Ozy is shutting down less than a week after a New York Times column raised questions about the media organization’s claims of millions of viewers and readers, while also pointing out a potential case of securities fraud.
The story triggered canceled shows, an internal investigation, investor concern and high-level departures at the company.
An emailed statement Friday from Ozy Media‘s board called it a company with many “world-class journalists and experienced professionals to whom we owe tremendous gratitude.” It said it was “with the heaviest of hearts that we must announce today that we are closing Ozy’s doors.”
The board’s statement did not give the reason for shutting down the company based in Mountain View, California.
The Times story said Ozy‘s chief operating officer, Samir Rao, impersonated a YouTube executive on a call with Goldman Sachs while attempting to raise money from the investment bank. It also addressed long-held industry questions of whether Ozy was inflating its audience size.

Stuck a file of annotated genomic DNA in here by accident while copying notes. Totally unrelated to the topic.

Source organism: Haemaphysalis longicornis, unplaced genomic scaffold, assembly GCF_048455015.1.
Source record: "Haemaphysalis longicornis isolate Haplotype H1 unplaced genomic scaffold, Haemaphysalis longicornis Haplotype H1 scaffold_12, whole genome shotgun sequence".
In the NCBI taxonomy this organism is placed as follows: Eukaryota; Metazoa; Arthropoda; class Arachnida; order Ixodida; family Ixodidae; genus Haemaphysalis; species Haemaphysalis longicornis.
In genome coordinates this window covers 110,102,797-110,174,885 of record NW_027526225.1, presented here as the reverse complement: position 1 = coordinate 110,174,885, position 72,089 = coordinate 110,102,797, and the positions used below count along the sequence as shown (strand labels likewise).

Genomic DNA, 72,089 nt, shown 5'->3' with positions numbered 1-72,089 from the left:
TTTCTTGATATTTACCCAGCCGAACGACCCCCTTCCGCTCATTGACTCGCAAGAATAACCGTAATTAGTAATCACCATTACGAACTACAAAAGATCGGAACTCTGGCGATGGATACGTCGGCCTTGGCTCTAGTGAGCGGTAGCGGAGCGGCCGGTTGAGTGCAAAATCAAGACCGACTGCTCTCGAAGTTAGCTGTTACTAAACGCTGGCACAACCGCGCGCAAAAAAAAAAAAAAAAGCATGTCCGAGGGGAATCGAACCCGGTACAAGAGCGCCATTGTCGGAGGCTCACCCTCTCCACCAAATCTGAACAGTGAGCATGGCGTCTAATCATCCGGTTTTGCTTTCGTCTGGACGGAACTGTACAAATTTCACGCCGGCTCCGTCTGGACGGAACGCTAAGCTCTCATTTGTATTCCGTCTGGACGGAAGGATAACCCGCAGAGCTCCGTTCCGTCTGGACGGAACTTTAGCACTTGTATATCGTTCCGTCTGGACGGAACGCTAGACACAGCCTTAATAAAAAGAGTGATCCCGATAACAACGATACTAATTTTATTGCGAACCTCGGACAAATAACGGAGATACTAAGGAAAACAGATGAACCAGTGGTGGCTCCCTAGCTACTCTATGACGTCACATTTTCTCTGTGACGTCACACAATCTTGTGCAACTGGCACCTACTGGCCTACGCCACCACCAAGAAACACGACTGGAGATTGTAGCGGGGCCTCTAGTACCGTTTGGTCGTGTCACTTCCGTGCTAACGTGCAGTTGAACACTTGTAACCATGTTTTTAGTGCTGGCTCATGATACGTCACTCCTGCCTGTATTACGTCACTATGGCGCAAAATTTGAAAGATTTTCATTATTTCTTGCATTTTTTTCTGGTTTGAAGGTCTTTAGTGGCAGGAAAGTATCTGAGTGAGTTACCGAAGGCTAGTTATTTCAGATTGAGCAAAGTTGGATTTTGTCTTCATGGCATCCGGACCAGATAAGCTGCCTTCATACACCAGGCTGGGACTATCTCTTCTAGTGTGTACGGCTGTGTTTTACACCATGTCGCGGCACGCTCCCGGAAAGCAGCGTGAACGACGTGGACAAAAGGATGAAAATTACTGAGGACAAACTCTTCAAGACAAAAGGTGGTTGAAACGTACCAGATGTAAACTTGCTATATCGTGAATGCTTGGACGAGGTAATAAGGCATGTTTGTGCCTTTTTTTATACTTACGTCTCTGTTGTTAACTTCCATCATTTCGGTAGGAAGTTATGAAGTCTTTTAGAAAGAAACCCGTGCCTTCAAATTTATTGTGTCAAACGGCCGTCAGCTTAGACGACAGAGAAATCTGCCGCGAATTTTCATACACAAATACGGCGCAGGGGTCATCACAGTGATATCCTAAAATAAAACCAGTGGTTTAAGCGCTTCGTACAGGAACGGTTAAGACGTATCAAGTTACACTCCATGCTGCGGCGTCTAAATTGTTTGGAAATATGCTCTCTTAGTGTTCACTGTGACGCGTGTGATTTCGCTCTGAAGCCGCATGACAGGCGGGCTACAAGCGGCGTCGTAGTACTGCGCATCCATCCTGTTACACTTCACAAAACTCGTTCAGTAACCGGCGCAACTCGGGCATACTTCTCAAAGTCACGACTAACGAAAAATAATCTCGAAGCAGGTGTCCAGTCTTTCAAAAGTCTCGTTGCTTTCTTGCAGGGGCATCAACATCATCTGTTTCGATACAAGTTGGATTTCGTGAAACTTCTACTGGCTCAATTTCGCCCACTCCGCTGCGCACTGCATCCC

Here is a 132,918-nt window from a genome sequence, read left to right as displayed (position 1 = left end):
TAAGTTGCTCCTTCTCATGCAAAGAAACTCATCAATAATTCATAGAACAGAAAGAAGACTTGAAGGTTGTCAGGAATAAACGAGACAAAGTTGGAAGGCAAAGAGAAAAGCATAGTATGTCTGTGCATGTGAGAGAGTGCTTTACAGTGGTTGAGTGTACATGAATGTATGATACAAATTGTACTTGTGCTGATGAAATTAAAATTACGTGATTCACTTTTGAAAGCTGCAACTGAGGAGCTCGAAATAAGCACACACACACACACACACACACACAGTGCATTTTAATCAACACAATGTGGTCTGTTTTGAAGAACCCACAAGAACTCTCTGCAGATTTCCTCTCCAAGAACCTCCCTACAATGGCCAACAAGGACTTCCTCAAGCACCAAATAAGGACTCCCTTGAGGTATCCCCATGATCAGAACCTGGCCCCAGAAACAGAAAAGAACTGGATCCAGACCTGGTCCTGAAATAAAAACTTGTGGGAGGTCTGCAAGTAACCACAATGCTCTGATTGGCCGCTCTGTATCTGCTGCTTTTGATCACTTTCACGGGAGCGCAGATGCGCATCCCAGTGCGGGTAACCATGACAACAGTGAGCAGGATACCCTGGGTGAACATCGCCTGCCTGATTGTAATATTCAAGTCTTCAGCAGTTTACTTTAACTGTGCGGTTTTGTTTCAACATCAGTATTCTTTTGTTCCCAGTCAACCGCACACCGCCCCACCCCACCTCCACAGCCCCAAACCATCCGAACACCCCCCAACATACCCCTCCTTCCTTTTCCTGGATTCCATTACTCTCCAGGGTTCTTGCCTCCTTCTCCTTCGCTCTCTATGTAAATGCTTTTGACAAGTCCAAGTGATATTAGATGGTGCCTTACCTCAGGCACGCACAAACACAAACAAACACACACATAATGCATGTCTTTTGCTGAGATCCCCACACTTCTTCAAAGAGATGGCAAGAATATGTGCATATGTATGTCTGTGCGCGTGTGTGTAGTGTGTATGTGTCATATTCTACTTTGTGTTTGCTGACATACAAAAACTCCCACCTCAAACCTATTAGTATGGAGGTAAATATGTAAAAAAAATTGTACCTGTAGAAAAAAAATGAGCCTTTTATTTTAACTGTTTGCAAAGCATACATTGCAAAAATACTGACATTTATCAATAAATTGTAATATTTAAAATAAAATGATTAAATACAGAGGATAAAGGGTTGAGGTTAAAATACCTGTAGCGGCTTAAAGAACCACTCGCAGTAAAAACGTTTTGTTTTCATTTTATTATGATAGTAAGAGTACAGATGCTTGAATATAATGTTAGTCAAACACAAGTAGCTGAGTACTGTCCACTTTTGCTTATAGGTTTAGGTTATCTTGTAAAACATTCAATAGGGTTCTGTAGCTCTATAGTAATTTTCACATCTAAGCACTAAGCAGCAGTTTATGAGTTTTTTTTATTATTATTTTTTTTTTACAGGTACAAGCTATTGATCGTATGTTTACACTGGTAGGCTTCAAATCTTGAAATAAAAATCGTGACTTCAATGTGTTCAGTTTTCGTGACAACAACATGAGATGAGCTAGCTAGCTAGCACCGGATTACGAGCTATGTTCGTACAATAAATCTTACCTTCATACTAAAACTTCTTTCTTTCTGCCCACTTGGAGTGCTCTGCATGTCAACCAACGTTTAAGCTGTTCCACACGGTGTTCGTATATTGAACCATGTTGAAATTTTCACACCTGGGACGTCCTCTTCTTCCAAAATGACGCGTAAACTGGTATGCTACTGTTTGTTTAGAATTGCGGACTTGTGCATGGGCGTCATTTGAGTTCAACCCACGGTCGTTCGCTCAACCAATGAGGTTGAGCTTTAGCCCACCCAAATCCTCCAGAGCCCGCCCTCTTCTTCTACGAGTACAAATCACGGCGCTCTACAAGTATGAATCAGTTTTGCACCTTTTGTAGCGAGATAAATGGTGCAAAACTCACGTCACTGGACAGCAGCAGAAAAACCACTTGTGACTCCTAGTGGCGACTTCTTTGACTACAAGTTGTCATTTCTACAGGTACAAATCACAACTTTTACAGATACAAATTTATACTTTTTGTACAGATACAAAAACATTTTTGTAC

On Thursday, Marc Lasry, the hedge-fund billionaire and Milwaukee Bucks co-owner who had been named Ozy‘s chairman in September, resigned. A high-profile employee, former BBC anchor Katty Kay, resigned earlier in the week, and an early investor, a venture capital firm, gave up its Ozy shares. The board had reportedly hired a law firm to review Ozy‘s business activities.
Ozy published stories on its website, made podcasts, newsletters and shows and hosted the OzyFest festival. Its website remained up on Friday afternoon.